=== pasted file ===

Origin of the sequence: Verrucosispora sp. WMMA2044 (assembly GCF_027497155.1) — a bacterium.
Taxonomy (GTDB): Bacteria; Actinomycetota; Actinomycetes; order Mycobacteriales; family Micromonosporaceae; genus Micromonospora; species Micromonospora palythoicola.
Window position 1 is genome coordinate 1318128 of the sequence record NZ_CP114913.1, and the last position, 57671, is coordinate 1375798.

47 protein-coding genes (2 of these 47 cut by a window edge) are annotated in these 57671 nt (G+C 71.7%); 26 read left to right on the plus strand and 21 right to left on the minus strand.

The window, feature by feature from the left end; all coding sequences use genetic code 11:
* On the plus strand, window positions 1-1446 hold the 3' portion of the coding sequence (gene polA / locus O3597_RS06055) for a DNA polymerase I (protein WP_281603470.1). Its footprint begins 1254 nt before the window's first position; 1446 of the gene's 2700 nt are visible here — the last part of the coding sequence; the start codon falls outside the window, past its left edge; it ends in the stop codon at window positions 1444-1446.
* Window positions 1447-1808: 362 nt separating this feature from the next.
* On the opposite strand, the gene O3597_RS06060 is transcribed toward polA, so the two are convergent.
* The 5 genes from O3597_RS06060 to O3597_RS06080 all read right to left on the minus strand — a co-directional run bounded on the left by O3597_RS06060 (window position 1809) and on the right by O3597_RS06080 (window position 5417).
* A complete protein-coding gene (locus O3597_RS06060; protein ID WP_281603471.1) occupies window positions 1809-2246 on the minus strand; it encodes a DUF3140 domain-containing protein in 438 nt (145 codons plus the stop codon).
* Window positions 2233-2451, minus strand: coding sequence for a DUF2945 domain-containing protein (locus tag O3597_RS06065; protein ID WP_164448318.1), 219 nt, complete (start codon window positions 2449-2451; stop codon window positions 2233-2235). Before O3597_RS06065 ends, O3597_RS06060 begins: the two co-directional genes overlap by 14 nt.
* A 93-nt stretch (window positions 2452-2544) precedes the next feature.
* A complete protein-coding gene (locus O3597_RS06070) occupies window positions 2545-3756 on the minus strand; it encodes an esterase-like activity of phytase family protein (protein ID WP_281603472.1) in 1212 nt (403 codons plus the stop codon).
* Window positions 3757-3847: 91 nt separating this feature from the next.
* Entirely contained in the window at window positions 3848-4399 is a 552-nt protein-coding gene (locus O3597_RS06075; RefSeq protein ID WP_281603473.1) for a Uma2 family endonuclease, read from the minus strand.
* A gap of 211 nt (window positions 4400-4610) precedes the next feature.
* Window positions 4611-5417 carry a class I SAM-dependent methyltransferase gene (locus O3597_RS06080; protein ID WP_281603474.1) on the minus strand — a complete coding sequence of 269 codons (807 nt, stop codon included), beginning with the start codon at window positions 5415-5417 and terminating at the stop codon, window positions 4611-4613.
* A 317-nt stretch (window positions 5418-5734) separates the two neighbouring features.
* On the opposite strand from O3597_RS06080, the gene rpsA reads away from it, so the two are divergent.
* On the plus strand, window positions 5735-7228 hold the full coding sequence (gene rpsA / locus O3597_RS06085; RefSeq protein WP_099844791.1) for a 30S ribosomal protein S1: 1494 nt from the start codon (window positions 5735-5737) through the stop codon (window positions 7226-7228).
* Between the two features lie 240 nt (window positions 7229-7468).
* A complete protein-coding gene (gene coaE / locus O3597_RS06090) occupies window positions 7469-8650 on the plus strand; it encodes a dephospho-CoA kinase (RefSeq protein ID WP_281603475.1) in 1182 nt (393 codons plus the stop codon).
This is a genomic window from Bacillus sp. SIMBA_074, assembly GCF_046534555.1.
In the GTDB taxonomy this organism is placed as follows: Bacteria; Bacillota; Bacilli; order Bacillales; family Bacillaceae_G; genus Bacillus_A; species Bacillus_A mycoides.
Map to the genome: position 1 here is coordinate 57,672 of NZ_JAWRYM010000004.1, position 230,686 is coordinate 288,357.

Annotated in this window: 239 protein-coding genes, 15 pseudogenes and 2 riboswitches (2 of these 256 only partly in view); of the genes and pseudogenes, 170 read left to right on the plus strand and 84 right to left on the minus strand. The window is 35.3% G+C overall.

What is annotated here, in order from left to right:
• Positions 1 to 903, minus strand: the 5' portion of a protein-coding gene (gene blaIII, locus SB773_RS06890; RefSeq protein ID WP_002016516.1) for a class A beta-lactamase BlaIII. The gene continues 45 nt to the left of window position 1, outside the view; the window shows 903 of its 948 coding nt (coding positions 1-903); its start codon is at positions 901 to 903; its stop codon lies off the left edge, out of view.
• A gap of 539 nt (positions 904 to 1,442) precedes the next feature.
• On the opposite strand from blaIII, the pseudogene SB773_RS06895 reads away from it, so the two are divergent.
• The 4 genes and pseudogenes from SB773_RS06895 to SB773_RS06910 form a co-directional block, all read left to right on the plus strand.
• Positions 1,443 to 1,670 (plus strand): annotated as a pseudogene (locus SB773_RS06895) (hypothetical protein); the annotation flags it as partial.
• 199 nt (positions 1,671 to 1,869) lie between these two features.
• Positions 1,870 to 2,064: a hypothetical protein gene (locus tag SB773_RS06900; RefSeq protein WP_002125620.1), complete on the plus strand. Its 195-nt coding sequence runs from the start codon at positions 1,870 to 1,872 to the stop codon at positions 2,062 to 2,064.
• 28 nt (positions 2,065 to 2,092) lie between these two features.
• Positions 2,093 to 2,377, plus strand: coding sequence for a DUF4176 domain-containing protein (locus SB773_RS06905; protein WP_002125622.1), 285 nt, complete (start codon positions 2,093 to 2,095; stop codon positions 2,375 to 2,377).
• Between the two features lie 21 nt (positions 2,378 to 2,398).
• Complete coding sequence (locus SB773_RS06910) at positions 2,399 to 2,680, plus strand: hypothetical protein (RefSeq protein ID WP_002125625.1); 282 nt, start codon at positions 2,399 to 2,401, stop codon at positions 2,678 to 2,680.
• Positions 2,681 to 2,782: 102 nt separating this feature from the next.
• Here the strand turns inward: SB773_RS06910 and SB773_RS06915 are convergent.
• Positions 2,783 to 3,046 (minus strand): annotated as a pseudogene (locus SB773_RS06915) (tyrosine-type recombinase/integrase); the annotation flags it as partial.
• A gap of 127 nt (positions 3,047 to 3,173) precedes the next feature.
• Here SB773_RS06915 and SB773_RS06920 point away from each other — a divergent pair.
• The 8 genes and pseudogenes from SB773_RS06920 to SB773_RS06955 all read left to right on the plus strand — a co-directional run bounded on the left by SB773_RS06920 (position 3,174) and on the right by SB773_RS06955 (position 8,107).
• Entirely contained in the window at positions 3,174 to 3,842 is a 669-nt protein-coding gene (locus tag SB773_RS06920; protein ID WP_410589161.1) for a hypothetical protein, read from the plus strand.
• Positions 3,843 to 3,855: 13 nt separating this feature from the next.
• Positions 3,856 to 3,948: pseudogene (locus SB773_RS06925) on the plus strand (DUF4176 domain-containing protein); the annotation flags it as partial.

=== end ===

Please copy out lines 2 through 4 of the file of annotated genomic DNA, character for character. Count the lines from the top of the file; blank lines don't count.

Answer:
Taxonomy (GTDB): Bacteria; Actinomycetota; Actinomycetes; order Mycobacteriales; family Micromonosporaceae; genus Micromonospora; species Micromonospora palythoicola.
Window position 1 is genome coordinate 1318128 of the sequence record NZ_CP114913.1, and the last position, 57671, is coordinate 1375798.

47 protein-coding genes (2 of these 47 cut by a window edge) are annotated in these 57671 nt (G+C 71.7%); 26 read left to right on the plus strand and 21 right to left on the minus strand.